The process of acquiring a commercial real estate property in the traditional sense (meaning not through a bankruptcy, foreclosure or debt assumption) is similar to that of acquiring a residential property – with a few notable exceptions. Just as in residential real estate, a commercial property buyer will make offers and, upon acceptance, will conduct inspections to help determine what upgrades are needed or what deferred maintenance issues exist. The prospective buyer will work to obtain lender approval and engage a broker to help facilitate the closing. The notable exceptions in CRE acquisitions happen during the due diligence and closing stages. Before discussing these differences, let us start at the very beginning of the life cycle prior to underwriting.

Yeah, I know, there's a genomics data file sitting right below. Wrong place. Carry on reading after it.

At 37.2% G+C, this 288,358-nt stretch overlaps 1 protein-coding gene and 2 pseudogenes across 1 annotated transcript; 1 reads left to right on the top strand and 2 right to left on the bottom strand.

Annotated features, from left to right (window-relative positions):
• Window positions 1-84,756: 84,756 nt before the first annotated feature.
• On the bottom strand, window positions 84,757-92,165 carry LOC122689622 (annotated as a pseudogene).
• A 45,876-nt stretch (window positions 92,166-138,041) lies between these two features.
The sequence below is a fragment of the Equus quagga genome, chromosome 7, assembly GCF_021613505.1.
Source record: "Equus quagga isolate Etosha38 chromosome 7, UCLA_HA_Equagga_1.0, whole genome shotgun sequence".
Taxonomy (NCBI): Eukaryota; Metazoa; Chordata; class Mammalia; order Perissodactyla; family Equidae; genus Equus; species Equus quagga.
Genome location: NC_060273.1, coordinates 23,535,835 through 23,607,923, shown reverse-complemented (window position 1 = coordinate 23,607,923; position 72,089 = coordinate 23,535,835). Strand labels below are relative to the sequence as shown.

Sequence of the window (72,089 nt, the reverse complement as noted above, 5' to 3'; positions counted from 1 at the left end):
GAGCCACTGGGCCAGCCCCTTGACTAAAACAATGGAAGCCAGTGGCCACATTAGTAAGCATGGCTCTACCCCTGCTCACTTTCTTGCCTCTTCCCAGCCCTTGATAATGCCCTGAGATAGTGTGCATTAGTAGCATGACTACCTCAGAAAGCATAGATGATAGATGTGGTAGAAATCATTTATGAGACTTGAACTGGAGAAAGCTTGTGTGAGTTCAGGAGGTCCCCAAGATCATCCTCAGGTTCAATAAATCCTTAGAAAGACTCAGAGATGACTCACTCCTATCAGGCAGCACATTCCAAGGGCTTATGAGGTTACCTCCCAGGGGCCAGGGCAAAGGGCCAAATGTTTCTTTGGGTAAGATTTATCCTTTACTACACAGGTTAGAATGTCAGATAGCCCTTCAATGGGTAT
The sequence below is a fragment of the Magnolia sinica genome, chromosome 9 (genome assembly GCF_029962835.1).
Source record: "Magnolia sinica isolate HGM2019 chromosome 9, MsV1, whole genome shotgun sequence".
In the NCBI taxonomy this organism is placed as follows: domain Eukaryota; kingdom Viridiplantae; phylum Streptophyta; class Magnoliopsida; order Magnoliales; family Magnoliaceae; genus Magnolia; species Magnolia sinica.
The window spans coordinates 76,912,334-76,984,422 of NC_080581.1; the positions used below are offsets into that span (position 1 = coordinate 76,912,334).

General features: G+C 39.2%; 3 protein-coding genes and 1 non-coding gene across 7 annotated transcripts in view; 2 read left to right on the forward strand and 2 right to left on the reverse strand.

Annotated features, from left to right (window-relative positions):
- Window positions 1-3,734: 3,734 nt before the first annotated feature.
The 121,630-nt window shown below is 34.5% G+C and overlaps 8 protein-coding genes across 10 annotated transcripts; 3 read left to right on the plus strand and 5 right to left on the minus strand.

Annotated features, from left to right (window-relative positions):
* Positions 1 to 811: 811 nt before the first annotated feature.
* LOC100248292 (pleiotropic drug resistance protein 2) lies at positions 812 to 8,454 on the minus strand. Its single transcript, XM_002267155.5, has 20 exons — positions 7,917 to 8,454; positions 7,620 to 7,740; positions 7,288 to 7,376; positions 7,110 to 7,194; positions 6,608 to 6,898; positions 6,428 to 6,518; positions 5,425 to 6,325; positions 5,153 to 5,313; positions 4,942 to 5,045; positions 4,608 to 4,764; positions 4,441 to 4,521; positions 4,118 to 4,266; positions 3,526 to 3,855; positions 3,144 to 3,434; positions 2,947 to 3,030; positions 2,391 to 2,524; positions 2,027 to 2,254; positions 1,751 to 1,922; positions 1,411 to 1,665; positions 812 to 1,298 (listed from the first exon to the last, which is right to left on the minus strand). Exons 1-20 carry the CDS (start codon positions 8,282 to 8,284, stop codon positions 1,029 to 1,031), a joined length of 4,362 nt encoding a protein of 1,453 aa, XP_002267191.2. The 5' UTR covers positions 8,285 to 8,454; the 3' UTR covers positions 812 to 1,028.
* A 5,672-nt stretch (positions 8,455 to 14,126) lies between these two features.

Deal Origination and Underwriting
Commercial real estate investment buyers originate their opportunities from brokers, lenders, and industry peers based on their targeted property type, class, and category preferences. It is not uncommon for brokers to set up a competitive bidding process for quality assets in an effort to maximize earnings for their seller-client. This process generally involves the broker compiling all information into an electronic portal for buyers to review along with a predetermined date when final bids are due.
The basic framework of the underwriting process begins simply with the buyer’s determination of the subject property’s value based on its historical financials and performance. The primary goal at this stage is to answer basic questions: